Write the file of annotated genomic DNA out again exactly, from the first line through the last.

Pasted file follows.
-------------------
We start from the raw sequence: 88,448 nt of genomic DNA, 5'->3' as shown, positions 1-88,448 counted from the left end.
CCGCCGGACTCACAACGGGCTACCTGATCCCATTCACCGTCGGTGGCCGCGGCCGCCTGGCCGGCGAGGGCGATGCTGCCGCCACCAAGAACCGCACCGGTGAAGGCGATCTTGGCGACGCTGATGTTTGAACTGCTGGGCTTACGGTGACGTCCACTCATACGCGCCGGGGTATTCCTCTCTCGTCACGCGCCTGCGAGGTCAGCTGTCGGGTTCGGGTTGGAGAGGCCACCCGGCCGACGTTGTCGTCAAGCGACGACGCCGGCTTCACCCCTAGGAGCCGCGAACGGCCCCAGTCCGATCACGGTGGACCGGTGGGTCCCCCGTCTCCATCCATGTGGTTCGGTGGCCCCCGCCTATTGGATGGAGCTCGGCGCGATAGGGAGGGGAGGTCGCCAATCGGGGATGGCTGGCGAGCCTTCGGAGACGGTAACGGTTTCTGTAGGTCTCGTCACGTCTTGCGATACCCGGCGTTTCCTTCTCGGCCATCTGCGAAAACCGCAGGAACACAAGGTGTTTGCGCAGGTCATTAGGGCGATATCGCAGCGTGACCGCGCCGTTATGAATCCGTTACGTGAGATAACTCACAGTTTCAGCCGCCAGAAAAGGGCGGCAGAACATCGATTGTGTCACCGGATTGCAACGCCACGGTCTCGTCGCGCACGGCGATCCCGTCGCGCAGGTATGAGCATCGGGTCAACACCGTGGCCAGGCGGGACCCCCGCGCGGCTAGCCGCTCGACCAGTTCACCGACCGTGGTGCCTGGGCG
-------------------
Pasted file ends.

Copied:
We start from the raw sequence: 88,448 nt of genomic DNA, 5'->3' as shown, positions 1-88,448 counted from the left end.
CCGCCGGACTCACAACGGGCTACCTGATCCCATTCACCGTCGGTGGCCGCGGCCGCCTGGCCGGCGAGGGCGATGCTGCCGCCACCAAGAACCGCACCGGTGAAGGCGATCTTGGCGACGCTGATGTTTGAACTGCTGGGCTTACGGTGACGTCCACTCATACGCGCCGGGGTATTCCTCTCTCGTCACGCGCCTGCGAGGTCAGCTGTCGGGTTCGGGTTGGAGAGGCCACCCGGCCGACGTTGTCGTCAAGCGACGACGCCGGCTTCACCCCTAGGAGCCGCGAACGGCCCCAGTCCGATCACGGTGGACCGGTGGGTCCCCCGTCTCCATCCATGTGGTTCGGTGGCCCCCGCCTATTGGATGGAGCTCGGCGCGATAGGGAGGGGAGGTCGCCAATCGGGGATGGCTGGCGAGCCTTCGGAGACGGTAACGGTTTCTGTAGGTCTCGTCACGTCTTGCGATACCCGGCGTTTCCTTCTCGGCCATCTGCGAAAACCGCAGGAACACAAGGTGTTTGCGCAGGTCATTAGGGCGATATCGCAGCGTGACCGCGCCGTTATGAATCCGTTACGTGAGATAACTCACAGTTTCAGCCGCCAGAAAAGGGCGGCAGAACATCGATTGTGTCACCGGATTGCAACGCCACGGTCTCGTCGCGCACGGCGATCCCGTCGCGCAGGTATGAGCATCGGGTCAACACCGTGGCCAGGCGGGACCCCCGCGCGGCTAGCCGCTCGACCAGTTCACCGACCGTGGTGCCTGGGCG